The survival of Air France-KLM is ‘not guaranteed,’ at least that’s what the Finance Minister of the Netherlands is saying. The government official made the remarks on Sunday in an interview with Dutch television. These comments come despite billions in government bailout loans provided to both Air France and KLM by their respective national governments.
Survival not ‘guaranteed’
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It helps further to look at the statement in context, as he says the following afterward as published by the Irish Examiner:
“They will have to address their cost bases even as things stand now. And suppose this situation lasts until the end of next year, then they will have to cut even deeper,”
Air France-KLM has already received billions
At the end of June, Dutch flag-carrier KLM announced that it had secured €3.4 billion ($3.8 billion) in funding to see it through the COVID-19 crisis. The deal, achieved following an agreement between the Dutch Government and France, comes with far-reaching conditions.
“The financing package is necessary to secure the long and difficult road of recovery in the coming period. This is a very important step and I express my gratitude on behalf of all KLM colleagues to the Dutch state and the banks for their confidence in our organisation and our future,” – Pieter Elbers, CEO, KLM
In June, it was confirmed that Air France would receive €7 billion ($8.08 billion) from the French Government. Like the Dutch, the French Government has also applied some environmental conditions to its bailout money. This will include a shift to alternative fuels and a reduction in domestic flights – both of which will help the overall goal of reducing carbon emissions.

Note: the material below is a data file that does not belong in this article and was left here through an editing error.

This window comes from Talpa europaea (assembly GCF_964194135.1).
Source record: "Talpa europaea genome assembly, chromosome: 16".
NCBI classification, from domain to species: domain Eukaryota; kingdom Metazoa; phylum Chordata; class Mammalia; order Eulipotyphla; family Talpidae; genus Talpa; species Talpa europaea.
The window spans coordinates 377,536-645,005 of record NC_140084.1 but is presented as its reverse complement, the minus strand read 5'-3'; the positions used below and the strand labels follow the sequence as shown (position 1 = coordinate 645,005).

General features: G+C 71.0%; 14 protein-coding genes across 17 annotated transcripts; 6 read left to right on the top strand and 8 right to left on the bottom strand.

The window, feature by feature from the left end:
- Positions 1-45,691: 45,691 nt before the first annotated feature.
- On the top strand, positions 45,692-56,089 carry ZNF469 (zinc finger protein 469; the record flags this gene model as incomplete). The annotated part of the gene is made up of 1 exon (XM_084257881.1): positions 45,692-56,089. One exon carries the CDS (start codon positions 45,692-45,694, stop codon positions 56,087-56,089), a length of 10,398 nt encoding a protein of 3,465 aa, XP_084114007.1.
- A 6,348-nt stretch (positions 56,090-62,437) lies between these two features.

Analysis of the situation
While it’s clear that both Air France and KLM are in poor financial shape right now, it is incredibly difficult to believe that survival isn’t actually guaranteed.
Both Air France and KLM have rich histories and were some of the world’s first airlines. Even just for the sake of national pride, both the French and Dutch Governments would take action to keep these airlines operating.
Of course, it’s more than just symbolism and history. The two carriers are critical to the economies of their respective nations, transporting tons of valuable goods to the world every single day.
If we re-approach Minister Hoekstra’s statement about survival with his subsequent comments in mind, we could interpret it to mean something more like ‘The survival of Air France-KLM is not automatic, it will take deep cuts and hard work to achieve.’ That’s our interpretation, but we’d love to know how you see the situation.
Do you think these remarks are hyperbole or were taken out of context? Or is Air France-KLM really at risk of collapse? Let us know your thoughts in the comments.
Simple Flying had reached out to representatives at both Air France and KLM requesting comment or statement in response to Minister Hukstra’s remarks. Air France’s spokesperson informed us that “the Air France-KLM Group doesn’t make any comment on this topic.” KLM responded by merely including a link to their bailout announcement from June.